Book Review – How Not to Die Alone

My May Book of the Month pick was probably my favorite line of novel. I love an oddball character, and I knew this one would deliver because it was compared to Eleanor Oliphant is Completely Fine, which I loved. I quickly picked this book from the five available books, and dove in as soon as I finished my next book. (Plus, this book pushed me over the edge to BFF status with BOTM. How? I’m not certain, but now I’ll get free books and such so I will take it!)

Book 19:
How Not to Die Alone
by Richard Roper

Genre:
Contemporary, Fiction

Published:
May 2019

Synopsis According to Mandi:
Without spoilers, How Not to Die Alone is about Andrew, a man who spends his working hours searching for the next of kin of those who die alone. While securing his career, Andrew slipped a little white lie into his interview, claiming he had a wife and children. Years later, his lie still in tact, things escalate when he befriends his new co-worker, Peggy. For the first time, Andrew lets someone in and needs to decide what to do. Should he tell Peggy the truth, cutting down the web of lies he’s built and risking his reputation and job? Or should he keep up his lie, living alone, but secure in said web?

Favorite Quote(s):
None – which is weird for me. There were entire scenes I wish I could put in here, but no actual quotes I wanted to keep record of.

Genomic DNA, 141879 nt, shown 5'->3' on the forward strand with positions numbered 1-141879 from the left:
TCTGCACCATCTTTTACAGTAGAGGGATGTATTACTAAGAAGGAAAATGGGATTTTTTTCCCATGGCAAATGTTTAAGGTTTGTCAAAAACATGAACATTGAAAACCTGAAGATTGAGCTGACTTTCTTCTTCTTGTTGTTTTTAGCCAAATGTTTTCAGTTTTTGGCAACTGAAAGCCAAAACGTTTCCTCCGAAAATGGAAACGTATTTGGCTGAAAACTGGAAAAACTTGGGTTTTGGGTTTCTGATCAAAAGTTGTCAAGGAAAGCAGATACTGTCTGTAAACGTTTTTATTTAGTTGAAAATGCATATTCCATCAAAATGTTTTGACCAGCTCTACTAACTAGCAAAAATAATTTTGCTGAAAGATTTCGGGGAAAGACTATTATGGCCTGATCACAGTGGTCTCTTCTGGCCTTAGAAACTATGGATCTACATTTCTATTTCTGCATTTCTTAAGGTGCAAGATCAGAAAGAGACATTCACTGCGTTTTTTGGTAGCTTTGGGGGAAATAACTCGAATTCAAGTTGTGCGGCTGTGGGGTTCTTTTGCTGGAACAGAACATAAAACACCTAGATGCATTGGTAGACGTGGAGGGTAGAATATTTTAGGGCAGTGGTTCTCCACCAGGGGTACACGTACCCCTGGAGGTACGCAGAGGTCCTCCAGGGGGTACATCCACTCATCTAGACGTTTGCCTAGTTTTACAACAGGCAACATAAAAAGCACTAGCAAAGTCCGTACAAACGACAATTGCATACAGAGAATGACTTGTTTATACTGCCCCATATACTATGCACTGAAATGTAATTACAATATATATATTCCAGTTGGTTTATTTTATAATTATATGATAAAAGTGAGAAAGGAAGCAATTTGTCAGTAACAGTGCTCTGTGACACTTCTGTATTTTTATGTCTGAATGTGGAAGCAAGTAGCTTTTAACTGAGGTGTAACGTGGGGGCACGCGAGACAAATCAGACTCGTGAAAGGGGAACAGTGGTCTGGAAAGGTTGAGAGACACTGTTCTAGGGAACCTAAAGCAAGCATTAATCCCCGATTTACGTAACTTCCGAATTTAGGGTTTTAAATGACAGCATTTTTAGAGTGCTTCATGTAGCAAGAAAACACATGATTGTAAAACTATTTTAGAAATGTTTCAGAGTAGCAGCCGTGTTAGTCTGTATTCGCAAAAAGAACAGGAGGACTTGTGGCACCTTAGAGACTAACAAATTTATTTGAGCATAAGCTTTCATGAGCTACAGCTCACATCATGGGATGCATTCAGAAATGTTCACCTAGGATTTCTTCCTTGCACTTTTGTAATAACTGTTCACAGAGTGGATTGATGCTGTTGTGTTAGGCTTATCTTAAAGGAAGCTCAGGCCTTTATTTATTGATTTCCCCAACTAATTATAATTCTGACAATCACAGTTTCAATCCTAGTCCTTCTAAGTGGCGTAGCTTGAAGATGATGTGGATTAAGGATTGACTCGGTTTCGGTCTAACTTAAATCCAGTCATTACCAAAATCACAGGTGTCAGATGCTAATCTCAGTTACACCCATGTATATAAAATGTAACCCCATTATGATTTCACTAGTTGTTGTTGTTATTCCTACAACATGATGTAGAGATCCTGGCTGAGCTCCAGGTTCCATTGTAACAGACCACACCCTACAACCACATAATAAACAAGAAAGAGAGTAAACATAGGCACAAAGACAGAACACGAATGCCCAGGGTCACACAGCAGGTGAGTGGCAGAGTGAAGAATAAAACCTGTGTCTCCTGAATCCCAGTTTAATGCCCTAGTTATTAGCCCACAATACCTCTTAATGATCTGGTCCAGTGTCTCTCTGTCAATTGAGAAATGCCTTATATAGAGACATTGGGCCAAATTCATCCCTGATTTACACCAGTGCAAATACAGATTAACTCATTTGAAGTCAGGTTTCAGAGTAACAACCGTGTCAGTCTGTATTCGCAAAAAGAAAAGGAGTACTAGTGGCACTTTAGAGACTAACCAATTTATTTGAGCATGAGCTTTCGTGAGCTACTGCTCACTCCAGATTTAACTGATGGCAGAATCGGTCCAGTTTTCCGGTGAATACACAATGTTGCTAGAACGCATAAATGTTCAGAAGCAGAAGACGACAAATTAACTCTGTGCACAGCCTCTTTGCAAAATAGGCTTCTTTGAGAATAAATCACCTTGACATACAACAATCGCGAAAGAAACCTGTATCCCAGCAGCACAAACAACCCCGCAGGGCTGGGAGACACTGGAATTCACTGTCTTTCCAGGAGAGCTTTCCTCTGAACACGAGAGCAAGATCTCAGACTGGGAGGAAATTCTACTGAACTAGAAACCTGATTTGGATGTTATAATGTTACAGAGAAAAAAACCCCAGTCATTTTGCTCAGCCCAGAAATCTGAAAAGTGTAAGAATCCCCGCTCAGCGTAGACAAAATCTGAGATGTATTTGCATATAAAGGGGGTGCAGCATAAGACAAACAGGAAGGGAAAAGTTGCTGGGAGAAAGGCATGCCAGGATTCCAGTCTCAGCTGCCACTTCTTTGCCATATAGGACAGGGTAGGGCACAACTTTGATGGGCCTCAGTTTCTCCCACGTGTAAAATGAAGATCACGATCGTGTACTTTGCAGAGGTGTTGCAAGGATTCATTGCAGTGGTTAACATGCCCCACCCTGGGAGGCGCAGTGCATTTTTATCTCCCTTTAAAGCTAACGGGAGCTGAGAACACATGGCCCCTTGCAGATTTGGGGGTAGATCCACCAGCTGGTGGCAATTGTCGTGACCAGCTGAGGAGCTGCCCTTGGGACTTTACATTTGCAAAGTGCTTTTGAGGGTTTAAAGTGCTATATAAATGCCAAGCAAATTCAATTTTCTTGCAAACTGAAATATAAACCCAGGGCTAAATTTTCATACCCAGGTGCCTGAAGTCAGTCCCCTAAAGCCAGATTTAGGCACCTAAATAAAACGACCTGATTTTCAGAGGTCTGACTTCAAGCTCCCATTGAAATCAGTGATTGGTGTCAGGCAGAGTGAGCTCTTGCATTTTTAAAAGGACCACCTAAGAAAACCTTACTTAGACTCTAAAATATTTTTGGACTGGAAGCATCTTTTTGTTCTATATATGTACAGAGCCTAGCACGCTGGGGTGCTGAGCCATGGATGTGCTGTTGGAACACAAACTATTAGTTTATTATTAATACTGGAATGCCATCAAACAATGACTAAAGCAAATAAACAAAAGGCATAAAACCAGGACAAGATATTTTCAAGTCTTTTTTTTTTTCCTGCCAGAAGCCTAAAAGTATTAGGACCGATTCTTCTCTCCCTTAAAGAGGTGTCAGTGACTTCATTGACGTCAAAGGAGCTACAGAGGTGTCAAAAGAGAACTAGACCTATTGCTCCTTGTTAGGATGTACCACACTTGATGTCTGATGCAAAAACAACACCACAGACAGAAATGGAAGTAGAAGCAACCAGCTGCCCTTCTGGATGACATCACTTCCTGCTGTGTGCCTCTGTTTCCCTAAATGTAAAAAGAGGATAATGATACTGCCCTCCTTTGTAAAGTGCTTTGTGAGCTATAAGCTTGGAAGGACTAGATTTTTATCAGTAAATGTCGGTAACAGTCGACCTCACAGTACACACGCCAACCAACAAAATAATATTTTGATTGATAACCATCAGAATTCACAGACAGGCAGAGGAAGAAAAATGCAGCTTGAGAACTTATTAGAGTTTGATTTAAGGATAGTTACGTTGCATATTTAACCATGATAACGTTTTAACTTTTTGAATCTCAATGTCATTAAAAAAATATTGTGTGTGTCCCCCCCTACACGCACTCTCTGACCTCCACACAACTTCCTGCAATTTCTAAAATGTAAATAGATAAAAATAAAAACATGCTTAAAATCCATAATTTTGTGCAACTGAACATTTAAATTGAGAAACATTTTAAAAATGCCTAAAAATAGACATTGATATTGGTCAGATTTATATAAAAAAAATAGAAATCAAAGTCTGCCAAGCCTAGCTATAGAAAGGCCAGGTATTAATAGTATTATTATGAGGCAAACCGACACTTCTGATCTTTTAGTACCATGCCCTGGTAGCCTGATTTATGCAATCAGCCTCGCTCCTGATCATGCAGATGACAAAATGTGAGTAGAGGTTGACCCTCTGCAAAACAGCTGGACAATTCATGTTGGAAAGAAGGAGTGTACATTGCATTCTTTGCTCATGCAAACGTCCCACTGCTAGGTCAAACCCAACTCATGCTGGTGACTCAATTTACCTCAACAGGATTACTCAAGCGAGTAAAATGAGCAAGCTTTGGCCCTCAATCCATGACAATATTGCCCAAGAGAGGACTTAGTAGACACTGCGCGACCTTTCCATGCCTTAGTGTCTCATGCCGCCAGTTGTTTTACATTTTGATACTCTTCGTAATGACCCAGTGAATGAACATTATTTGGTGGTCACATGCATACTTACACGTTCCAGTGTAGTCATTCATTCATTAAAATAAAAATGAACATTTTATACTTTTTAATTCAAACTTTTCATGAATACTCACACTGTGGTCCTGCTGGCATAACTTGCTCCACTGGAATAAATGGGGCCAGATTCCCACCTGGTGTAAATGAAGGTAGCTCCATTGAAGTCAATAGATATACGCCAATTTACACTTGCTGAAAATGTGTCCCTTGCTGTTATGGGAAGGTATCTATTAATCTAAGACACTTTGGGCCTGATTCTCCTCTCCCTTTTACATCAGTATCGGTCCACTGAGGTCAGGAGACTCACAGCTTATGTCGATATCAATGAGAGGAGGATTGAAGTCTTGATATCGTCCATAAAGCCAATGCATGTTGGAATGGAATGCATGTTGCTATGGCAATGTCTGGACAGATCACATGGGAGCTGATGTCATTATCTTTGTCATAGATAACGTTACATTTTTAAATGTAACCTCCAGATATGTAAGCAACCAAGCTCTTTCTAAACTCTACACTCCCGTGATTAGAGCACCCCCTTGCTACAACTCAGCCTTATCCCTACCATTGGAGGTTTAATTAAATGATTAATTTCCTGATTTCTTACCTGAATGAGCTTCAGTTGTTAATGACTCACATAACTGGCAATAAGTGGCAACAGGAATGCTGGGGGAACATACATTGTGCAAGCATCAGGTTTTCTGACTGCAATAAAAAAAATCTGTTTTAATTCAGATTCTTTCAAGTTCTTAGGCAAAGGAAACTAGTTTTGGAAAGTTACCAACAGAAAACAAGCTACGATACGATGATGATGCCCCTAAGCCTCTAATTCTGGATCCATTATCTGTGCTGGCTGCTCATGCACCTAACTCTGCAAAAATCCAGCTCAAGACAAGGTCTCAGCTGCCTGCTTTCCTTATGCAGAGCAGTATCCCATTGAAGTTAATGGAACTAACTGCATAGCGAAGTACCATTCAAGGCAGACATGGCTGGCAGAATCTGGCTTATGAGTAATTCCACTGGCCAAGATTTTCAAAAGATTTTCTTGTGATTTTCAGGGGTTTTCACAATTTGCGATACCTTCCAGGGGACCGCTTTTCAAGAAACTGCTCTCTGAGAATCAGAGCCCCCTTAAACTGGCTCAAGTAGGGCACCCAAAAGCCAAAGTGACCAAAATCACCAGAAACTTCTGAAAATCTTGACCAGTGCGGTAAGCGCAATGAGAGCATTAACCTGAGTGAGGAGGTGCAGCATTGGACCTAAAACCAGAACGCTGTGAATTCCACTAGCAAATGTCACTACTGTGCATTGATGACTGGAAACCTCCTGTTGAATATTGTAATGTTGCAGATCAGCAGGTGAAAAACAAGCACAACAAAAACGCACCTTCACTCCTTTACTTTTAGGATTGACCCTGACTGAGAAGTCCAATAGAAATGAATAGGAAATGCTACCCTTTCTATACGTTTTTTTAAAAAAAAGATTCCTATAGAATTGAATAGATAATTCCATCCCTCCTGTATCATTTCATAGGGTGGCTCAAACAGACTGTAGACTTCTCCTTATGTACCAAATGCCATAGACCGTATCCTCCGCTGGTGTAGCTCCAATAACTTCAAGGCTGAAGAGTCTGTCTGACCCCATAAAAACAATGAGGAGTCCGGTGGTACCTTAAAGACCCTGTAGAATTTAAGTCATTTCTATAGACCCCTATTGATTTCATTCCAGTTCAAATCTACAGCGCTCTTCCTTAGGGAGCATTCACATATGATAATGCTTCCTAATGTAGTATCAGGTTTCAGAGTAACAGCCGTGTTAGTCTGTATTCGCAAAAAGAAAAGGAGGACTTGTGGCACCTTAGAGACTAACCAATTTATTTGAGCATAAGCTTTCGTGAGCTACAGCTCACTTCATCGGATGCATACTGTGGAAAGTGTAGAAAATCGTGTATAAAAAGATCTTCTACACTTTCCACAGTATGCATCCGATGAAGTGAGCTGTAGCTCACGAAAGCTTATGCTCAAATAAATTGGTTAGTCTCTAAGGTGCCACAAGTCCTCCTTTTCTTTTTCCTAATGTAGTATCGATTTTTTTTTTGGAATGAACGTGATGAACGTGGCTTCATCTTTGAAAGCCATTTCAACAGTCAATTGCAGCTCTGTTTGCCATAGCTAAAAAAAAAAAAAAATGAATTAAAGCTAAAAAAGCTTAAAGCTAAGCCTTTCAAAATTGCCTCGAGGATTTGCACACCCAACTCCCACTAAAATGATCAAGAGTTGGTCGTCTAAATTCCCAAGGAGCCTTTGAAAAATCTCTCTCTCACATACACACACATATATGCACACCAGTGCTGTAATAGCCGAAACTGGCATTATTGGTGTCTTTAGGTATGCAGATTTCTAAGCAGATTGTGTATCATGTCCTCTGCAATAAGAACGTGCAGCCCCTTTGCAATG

Awards (based upon my brief research):
None yet.

Pages:
321

My Overall Rating:
4 – For a debut novel, this was top notch. I laughed, I cried, I snuck pages in here and there to keep learning what happened. As previously mentioned, I love oddball characters, and I especially loved Andrew. Though I can’t say I related to him myself, he seemed so relatable. I could feel the awkwardness in his conversations. I could see the loneliness in his apartment. I could basically read his thoughts before he spoke them. His character was on point, and the plot, while nothing super crazy, still kept me on edge the whole way through.

This was such a fun read, and I’m glad I picked it. Had it tugged a little harder at my emotions, I might have given it a 5.

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